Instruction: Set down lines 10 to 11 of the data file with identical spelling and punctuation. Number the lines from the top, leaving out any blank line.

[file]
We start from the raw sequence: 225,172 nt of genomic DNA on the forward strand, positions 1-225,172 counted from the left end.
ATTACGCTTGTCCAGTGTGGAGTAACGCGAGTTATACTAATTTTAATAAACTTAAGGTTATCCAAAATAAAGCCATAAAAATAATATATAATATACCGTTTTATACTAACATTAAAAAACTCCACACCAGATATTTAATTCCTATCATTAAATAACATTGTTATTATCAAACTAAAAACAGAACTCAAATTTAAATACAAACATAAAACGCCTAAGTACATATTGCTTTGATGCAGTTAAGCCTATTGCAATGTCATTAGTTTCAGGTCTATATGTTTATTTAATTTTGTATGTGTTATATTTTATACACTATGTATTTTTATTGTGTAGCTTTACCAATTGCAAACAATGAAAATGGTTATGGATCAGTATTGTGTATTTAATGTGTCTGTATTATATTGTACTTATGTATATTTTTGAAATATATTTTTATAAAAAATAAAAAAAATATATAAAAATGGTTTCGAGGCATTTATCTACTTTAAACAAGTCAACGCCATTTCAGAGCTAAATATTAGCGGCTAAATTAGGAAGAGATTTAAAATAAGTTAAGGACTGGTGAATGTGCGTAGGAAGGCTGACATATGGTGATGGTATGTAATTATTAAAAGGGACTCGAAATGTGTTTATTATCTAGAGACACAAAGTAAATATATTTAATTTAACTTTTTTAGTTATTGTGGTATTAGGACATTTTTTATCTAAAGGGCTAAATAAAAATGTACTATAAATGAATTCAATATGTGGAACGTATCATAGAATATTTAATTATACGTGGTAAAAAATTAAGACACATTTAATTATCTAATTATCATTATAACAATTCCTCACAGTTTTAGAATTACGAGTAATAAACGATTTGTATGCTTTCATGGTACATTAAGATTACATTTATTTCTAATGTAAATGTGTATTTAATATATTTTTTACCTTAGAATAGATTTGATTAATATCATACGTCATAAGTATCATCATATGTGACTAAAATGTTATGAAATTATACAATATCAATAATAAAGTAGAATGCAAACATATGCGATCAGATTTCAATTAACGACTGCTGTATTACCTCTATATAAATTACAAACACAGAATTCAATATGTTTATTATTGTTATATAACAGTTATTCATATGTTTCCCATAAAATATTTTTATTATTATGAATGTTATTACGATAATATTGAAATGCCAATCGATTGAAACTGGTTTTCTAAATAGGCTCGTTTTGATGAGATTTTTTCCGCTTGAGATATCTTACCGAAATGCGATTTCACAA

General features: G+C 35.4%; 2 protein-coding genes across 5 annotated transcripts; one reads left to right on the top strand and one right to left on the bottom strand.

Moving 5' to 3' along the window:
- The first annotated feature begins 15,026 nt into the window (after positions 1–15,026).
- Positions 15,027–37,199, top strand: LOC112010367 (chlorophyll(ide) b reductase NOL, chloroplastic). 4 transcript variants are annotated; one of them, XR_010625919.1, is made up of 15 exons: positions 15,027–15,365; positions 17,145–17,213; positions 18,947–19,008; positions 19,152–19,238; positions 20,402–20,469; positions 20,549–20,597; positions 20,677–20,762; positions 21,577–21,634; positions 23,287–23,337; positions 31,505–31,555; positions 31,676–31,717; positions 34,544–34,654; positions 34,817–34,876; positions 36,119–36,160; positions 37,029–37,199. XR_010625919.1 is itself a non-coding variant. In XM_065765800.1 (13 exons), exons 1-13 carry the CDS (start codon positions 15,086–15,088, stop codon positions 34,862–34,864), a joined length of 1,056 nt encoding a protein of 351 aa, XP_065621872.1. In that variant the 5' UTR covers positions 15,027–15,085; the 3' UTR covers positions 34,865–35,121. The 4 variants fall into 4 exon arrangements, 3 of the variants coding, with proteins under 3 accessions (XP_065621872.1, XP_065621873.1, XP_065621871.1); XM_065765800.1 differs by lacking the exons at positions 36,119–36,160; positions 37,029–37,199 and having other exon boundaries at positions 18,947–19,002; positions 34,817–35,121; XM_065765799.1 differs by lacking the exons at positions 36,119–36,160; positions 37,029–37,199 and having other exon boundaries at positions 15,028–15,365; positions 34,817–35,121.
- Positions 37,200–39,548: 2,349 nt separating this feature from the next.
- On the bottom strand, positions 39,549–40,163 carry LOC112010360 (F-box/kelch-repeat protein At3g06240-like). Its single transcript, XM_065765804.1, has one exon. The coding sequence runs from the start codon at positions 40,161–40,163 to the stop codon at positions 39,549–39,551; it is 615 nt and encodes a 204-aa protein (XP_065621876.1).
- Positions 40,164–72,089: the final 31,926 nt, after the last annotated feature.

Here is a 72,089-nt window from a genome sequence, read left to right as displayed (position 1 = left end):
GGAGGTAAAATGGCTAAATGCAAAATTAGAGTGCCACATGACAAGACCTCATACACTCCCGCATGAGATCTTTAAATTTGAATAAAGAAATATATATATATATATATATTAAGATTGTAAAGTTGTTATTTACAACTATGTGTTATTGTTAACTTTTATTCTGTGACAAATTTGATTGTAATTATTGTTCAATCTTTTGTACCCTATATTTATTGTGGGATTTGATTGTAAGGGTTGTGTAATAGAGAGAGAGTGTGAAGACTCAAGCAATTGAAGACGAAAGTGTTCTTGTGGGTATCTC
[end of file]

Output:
Here is a 72,089-nt window from a genome sequence, read left to right as displayed (position 1 = left end):
GGAGGTAAAATGGCTAAATGCAAAATTAGAGTGCCACATGACAAGACCTCATACACTCCCGCATGAGATCTTTAAATTTGAATAAAGAAATATATATATATATATATATTAAGATTGTAAAGTTGTTATTTACAACTATGTGTTATTGTTAACTTTTATTCTGTGACAAATTTGATTGTAATTATTGTTCAATCTTTTGTACCCTATATTTATTGTGGGATTTGATTGTAAGGGTTGTGTAATAGAGAGAGAGTGTGAAGACTCAAGCAATTGAAGACGAAAGTGTTCTTGTGGGTATCTC